The truth is there is no conflict between unconditional acceptance and boundaries. That’s because they are two separate tools that are effective for two separate tasks, like fork and spoon. A fork isn’t flawed because you can’t eat soup with it. Nor is a spoon a flawed because you can’t spear meat with it. Success comes from knowing what you’re trying to accomplish and reaching for the tool that can succeed at that task.
As parents, we have two equally vital tasks to accomplish with our children. The first one is regulating our child’s behavior. For Adam’s mother, in this case, her task is to make sure he attends school.
The second, just as important task, is building our child’s emotional health. It’s crucial that our children feel loved, respected, be able to trust themselves, and deal with emotions properly. For Adam, because of his noncompliance, this task is more vital than ever.
I can tell my child what to do, but I can’t tell him what to think or feel.
The tool to accomplish behavioral regulation is boundaries. The tool to build emotional health is unconditional acceptance. Neither has to conflict with the other. One way of keeping this division of tools in mind is the mantra “I can tell my child what to do, but I can’t tell him what to think or feel.”
Unconditional Love and Acceptance
Unconditional love and acceptance are provided through empathy and validation. Anything the child feels is real and true to him. If we negate or deny it, he loses trust in his own perceptions (I don’t really know what I feel) and/or a sense of connection to his parents (They don’t understand me).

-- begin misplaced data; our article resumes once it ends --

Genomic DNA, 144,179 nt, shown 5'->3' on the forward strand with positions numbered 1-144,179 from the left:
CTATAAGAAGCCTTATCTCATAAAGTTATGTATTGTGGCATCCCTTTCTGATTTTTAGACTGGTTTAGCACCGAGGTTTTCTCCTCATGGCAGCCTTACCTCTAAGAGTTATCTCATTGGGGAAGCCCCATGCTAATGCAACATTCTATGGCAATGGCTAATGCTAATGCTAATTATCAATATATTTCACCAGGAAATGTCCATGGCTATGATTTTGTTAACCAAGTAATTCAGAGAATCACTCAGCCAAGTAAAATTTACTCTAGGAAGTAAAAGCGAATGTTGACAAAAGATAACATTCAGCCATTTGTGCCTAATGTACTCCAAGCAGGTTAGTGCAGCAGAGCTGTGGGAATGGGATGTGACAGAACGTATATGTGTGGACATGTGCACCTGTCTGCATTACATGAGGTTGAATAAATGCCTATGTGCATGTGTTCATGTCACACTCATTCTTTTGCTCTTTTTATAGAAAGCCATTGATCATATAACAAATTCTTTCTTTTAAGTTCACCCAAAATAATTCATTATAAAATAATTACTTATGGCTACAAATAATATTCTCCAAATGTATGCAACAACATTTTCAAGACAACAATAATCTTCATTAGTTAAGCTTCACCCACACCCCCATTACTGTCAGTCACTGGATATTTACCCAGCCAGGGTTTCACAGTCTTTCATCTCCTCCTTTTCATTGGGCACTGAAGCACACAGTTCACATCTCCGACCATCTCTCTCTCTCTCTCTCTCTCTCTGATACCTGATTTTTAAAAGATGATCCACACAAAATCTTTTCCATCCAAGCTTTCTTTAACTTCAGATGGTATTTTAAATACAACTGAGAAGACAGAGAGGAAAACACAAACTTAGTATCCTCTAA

Therefore, it’s extremely important to learn how to validate and empathize. We can do this by recapping what our child has told us, expressing sadness for his hurt, expounding on how he wishes things could be and even hoping with him that at some other time, things will be just that way.
“Adam, I see that you’re really tired and I’ll bet you wish you could just stay in bed under those nice warm covers. You must feel like you need all your strength just to get up. I’ll bet you wish you woke up and found out today was a vacation day.”
Giving the child a chance to vent the emotions he’s feeling releases tension and gives him leeway to move in the other direction.
Many parents fear that by validating their child’s perspective, they’ll add fuel to his fire. For example, Adam insists that he’s tired too tired to go to school, but his mother knows that he can certainly manage it, even if he’s not feeling up to par. In fact, he complains every day of being too tired to get up, and she’s reasonably sure it’s just an excuse. So what good does it do for her to echo his false narrative?
The answer is that it gives the child a chance to vent the emotions he’s feeling – to release the tension – and in doing so, give him some leeway to move in the other direction. Often, the harder you push against children, the more resistant they become. By validating them, you enable them to drop their defenses and on their own start admitting to the facts that they really do know to be true.
None of this, however, will get a child to do what we want him to do. Adam’s mother can empathize with him for days and it may never change the child’s behavior. That’s because empathy is not the right tool for that job.
In the clutch, while Adam is lying in bed, the bus is wending its way toward his bus stop and the clock is running out on his mother’s departure time for work, the task at hand is managing a child’s routines and behavior. Empathy alone won’t do it.
Adam has to know that if he doesn’t get up and get going, life will not just go on as usual. There will be a consequence to his action. This does not conflict with validation. Nobody has to convince him that he isn’t tired. Nor should his parents deny that there may be underlying issues that need correction. However, his parents can, and are, telling him that no matter what his complaints, he is 11 and belongs in school.